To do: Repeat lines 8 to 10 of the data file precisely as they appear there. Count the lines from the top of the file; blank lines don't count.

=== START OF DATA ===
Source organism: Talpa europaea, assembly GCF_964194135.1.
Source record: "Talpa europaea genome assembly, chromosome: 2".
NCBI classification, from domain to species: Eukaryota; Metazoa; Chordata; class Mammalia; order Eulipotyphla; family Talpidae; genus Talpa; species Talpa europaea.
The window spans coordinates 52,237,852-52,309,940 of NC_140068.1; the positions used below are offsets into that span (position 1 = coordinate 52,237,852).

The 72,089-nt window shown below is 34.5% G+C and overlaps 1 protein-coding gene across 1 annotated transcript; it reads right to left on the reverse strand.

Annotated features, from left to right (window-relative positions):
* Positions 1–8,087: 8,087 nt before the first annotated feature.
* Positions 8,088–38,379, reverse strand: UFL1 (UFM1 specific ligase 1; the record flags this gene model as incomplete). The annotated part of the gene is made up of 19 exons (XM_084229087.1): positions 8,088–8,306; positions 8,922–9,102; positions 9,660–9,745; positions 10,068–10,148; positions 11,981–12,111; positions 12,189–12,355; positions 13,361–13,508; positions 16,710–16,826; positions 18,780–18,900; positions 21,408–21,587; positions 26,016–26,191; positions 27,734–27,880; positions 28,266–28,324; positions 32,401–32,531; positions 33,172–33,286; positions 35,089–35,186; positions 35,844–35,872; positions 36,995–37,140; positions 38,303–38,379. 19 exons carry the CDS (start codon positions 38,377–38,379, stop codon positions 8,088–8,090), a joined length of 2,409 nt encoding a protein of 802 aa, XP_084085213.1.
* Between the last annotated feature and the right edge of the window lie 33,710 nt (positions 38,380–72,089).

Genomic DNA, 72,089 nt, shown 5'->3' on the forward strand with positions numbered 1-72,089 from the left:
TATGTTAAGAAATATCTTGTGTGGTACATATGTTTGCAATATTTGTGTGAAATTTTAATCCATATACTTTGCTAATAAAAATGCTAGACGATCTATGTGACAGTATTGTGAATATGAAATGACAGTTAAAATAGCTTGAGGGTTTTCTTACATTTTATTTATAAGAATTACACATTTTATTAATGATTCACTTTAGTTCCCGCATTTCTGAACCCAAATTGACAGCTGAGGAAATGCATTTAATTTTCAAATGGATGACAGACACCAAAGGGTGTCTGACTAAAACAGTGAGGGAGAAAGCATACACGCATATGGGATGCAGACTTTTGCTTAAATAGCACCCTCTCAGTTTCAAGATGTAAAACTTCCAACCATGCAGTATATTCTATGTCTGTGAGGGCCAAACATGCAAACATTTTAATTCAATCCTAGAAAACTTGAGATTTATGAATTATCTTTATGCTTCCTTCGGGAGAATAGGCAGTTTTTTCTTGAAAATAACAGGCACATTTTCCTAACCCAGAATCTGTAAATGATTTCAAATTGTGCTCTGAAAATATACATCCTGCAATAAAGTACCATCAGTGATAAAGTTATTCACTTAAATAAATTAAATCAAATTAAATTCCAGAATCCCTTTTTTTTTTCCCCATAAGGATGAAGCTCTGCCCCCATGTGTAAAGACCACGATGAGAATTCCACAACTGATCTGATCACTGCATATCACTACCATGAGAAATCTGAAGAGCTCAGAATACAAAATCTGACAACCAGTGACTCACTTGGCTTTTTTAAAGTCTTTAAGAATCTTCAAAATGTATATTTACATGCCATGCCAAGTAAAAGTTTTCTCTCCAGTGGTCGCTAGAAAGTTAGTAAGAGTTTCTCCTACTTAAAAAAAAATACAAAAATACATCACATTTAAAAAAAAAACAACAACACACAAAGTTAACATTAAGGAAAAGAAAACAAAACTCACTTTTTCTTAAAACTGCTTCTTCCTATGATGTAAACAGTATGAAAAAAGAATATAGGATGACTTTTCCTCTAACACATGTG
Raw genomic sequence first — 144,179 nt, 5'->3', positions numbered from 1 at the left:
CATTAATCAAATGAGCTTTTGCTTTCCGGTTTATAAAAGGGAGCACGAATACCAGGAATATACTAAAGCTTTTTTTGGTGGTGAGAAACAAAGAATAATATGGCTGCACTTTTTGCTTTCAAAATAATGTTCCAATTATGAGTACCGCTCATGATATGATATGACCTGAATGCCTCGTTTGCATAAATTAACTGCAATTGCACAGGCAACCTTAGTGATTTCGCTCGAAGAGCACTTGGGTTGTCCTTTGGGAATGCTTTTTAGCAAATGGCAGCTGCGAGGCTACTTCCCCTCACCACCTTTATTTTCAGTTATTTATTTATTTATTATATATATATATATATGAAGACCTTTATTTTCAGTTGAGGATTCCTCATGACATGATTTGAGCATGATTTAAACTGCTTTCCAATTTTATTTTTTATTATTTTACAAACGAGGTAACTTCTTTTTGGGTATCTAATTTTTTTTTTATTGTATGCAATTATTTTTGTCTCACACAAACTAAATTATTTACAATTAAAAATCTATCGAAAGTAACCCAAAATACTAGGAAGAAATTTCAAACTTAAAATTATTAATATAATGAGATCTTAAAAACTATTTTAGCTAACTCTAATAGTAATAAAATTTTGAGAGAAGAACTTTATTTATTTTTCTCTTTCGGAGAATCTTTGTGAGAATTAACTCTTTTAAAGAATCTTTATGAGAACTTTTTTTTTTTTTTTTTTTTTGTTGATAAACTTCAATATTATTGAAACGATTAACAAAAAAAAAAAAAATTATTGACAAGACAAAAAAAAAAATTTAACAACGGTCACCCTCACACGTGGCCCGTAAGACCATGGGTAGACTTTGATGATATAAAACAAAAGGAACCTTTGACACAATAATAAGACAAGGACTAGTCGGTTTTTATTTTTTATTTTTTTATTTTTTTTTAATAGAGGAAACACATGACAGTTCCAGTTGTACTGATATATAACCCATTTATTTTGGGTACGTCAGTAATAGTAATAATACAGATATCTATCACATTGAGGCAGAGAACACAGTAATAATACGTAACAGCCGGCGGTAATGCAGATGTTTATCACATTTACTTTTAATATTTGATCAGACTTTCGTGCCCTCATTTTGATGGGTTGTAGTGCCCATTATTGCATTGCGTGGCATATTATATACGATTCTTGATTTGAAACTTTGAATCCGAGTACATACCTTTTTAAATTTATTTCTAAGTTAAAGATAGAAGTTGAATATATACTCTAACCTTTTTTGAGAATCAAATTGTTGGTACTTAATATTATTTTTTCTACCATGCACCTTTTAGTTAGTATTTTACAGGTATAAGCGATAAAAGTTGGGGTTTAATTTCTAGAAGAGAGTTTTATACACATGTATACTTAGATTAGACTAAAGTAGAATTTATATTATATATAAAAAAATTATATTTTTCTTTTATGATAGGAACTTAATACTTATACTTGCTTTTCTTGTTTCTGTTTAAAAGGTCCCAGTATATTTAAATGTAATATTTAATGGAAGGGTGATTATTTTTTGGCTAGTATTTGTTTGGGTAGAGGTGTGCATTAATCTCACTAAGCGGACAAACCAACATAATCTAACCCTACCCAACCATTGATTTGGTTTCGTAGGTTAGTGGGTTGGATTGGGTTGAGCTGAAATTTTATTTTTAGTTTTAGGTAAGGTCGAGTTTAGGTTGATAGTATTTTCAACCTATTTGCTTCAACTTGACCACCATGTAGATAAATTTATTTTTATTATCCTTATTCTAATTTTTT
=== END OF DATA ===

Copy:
* Positions 8,088–38,379, reverse strand: UFL1 (UFM1 specific ligase 1; the record flags this gene model as incomplete). The annotated part of the gene is made up of 19 exons (XM_084229087.1): positions 8,088–8,306; positions 8,922–9,102; positions 9,660–9,745; positions 10,068–10,148; positions 11,981–12,111; positions 12,189–12,355; positions 13,361–13,508; positions 16,710–16,826; positions 18,780–18,900; positions 21,408–21,587; positions 26,016–26,191; positions 27,734–27,880; positions 28,266–28,324; positions 32,401–32,531; positions 33,172–33,286; positions 35,089–35,186; positions 35,844–35,872; positions 36,995–37,140; positions 38,303–38,379. 19 exons carry the CDS (start codon positions 38,377–38,379, stop codon positions 8,088–8,090), a joined length of 2,409 nt encoding a protein of 802 aa, XP_084085213.1.
* Between the last annotated feature and the right edge of the window lie 33,710 nt (positions 38,380–72,089).

Genomic DNA, 72,089 nt, shown 5'->3' on the forward strand with positions numbered 1-72,089 from the left: